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How to Improve Your Home’s Indoor Air Quality

It may surprise you to learn that the air quality inside your home can, in some cases, be worse than outside. The outdoors gets a steady supply of fresh air. But inside, various toxins can accumulate in enclosed spaces and have detrimental health impacts on the occupants. Here are seven ways you can improve your indoor air quality.

Use exhaust fans
You should turn the bathroom exhaust fan on every time you have a shower or bath. This draws the moist air out of the room, helping prevent mould formation.

If you have a gas stove, you should turn on the exhaust fan every time you use it so that exhaust gases are removed from the house.

Install carbon monoxide detectors
Carbon monoxide (CO) is an odourless, tasteless gas that can seep into the home from combustion appliances such as your furnace or stove. In small concentrations it causes dizziness and headaches – larger concentrations can be lethal. You should install a CO detector (or combination smoke and CO detector) in or near every bedroom in your house. Remember to replace the backup batteries regularly.

Quit smoking
Cigarettes and e-cigarettes release a host of toxic chemicals into the air. Countless non-smokers have developed lung cancer through second-hand smoke. If someone in your family is a smoker, insist that they take their habit outside.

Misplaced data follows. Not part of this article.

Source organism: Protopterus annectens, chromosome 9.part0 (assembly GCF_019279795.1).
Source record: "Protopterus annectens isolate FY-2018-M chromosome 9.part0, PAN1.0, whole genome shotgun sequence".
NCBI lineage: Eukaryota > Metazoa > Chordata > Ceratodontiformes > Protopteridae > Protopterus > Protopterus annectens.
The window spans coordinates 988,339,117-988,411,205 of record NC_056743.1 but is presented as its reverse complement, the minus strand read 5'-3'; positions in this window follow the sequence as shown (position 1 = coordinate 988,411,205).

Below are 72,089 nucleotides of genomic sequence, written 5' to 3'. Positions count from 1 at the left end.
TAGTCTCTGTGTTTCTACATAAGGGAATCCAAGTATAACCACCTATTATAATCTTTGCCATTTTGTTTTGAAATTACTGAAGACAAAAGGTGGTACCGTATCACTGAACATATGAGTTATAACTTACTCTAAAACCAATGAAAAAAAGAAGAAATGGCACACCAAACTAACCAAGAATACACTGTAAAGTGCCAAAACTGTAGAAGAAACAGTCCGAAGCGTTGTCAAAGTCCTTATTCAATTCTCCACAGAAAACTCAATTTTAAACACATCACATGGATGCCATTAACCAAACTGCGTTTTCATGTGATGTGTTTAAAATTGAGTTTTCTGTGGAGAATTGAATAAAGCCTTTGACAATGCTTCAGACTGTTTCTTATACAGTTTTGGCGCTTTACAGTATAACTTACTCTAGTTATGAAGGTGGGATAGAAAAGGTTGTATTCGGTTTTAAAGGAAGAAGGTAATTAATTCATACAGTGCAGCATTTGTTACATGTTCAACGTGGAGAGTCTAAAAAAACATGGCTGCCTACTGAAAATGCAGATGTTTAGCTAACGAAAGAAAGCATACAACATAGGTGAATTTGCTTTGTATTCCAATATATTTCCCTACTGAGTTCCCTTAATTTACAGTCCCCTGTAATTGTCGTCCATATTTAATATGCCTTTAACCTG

Change your furnace filter
If you have a forced-air furnace, you should regularly change the filter. This not only traps airborne particles but also prolongs the life of the furnace as clogged filters force the motor to work harder.

Avoid bringing in toxic fumes
New carpets, furniture and other products can off-gas toxic chemicals when you bring them into your home. If possible, unpackage and store them in a garage or little used room of the house until the odours dissipate.

Be cautious when painting
If you’re planning on freshening up your house with a new coat of paint, opt for latex instead of oil-based paints. Ideally, hold off on painting until the warmer months when you can open the windows for ventilation. If you can’t wait, consider painting one room at a time and closing the door while it dries.

Test for radon
Radon is an invisible, odourless radioactive gas that is the leading cause of lung cancer in Canada for non-smokers. Radon gas can accumulate to high levels inside a home, posing a significant risk for occupants. But it’s easy to test for – you can find quality test kits online – and it is a quick and affordable fix if you do have an elevated level in your home.

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